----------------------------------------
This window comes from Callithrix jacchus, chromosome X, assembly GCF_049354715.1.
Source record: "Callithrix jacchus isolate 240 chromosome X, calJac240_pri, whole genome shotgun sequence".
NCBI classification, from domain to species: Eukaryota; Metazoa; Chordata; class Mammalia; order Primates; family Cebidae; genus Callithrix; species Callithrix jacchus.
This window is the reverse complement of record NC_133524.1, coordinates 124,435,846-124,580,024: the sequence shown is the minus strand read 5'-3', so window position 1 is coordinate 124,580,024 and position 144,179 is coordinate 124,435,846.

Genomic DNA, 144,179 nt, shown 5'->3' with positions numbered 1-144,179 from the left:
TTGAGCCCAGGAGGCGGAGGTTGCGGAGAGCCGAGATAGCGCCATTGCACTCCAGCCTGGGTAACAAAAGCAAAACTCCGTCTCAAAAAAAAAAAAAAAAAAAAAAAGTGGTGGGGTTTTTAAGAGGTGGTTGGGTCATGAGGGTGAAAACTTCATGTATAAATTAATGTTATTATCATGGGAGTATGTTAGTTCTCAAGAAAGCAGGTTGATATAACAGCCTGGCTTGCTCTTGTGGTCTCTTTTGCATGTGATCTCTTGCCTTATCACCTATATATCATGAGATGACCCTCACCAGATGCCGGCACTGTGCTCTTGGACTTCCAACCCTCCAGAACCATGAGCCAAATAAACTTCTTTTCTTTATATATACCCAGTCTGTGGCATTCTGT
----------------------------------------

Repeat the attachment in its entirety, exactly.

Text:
This window comes from Callithrix jacchus, chromosome X, assembly GCF_049354715.1.
Source record: "Callithrix jacchus isolate 240 chromosome X, calJac240_pri, whole genome shotgun sequence".
NCBI classification, from domain to species: Eukaryota; Metazoa; Chordata; class Mammalia; order Primates; family Cebidae; genus Callithrix; species Callithrix jacchus.
This window is the reverse complement of record NC_133524.1, coordinates 124,435,846-124,580,024: the sequence shown is the minus strand read 5'-3', so window position 1 is coordinate 124,580,024 and position 144,179 is coordinate 124,435,846.

Genomic DNA, 144,179 nt, shown 5'->3' with positions numbered 1-144,179 from the left:
TTGAGCCCAGGAGGCGGAGGTTGCGGAGAGCCGAGATAGCGCCATTGCACTCCAGCCTGGGTAACAAAAGCAAAACTCCGTCTCAAAAAAAAAAAAAAAAAAAAAAAGTGGTGGGGTTTTTAAGAGGTGGTTGGGTCATGAGGGTGAAAACTTCATGTATAAATTAATGTTATTATCATGGGAGTATGTTAGTTCTCAAGAAAGCAGGTTGATATAACAGCCTGGCTTGCTCTTGTGGTCTCTTTTGCATGTGATCTCTTGCCTTATCACCTATATATCATGAGATGACCCTCACCAGATGCCGGCACTGTGCTCTTGGACTTCCAACCCTCCAGAACCATGAGCCAAATAAACTTCTTTTCTTTATATATACCCAGTCTGTGGCATTCTGT